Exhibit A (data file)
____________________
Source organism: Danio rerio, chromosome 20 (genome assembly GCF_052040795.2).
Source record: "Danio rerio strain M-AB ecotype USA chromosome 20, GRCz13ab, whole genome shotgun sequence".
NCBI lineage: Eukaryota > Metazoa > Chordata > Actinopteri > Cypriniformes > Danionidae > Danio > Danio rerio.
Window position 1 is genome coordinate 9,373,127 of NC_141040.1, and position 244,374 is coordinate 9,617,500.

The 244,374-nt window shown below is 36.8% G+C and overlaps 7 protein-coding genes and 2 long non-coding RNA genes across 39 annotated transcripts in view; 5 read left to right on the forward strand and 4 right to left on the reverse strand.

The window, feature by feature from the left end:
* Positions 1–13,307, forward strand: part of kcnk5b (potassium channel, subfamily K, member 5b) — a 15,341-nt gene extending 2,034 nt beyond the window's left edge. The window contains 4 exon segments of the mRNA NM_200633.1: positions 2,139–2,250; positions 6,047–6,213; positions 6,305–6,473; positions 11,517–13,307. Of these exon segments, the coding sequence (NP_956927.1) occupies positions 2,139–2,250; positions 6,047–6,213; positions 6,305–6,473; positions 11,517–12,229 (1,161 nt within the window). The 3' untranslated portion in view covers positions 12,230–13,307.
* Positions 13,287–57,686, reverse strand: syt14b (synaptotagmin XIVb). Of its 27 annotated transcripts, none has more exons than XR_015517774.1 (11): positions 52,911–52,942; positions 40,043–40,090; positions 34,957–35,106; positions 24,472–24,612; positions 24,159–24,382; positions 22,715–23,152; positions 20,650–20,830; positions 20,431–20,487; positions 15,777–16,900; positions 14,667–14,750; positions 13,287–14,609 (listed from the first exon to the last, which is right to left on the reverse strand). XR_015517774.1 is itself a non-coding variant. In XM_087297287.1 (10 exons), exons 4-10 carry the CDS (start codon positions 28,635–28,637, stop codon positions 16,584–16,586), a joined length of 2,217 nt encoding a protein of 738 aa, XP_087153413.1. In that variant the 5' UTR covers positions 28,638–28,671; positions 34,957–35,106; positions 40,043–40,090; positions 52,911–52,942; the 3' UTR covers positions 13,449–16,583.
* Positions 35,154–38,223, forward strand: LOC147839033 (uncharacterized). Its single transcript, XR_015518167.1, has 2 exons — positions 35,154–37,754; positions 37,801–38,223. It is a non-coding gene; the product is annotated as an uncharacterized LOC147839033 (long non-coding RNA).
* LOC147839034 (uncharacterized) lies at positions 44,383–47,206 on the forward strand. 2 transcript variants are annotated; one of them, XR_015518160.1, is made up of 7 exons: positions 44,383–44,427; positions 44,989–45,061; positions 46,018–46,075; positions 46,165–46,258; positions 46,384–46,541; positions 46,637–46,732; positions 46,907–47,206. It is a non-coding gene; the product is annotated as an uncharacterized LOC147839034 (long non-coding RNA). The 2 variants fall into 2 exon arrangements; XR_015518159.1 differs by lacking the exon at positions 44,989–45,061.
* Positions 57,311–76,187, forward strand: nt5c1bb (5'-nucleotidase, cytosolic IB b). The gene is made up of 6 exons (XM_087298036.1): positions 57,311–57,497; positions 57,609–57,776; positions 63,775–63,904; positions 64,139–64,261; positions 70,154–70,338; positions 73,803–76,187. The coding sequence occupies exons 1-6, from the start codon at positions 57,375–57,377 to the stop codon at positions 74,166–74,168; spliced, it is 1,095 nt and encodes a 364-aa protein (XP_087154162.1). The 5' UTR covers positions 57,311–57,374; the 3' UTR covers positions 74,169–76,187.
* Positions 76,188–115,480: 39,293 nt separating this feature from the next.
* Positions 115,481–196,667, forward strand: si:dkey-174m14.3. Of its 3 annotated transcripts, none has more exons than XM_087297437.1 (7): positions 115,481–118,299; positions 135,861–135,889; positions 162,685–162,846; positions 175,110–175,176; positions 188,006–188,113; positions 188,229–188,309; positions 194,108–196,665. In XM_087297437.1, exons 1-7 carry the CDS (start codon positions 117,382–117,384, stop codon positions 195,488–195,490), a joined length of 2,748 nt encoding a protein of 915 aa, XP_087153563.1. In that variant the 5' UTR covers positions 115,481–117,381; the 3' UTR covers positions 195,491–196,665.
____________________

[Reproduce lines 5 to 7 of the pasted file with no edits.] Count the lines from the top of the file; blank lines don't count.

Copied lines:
The 244,374-nt window shown below is 36.8% G+C and overlaps 7 protein-coding genes and 2 long non-coding RNA genes across 39 annotated transcripts in view; 5 read left to right on the forward strand and 4 right to left on the reverse strand.

The window, feature by feature from the left end:
* Positions 1–13,307, forward strand: part of kcnk5b (potassium channel, subfamily K, member 5b) — a 15,341-nt gene extending 2,034 nt beyond the window's left edge. The window contains 4 exon segments of the mRNA NM_200633.1: positions 2,139–2,250; positions 6,047–6,213; positions 6,305–6,473; positions 11,517–13,307. Of these exon segments, the coding sequence (NP_956927.1) occupies positions 2,139–2,250; positions 6,047–6,213; positions 6,305–6,473; positions 11,517–12,229 (1,161 nt within the window). The 3' untranslated portion in view covers positions 12,230–13,307.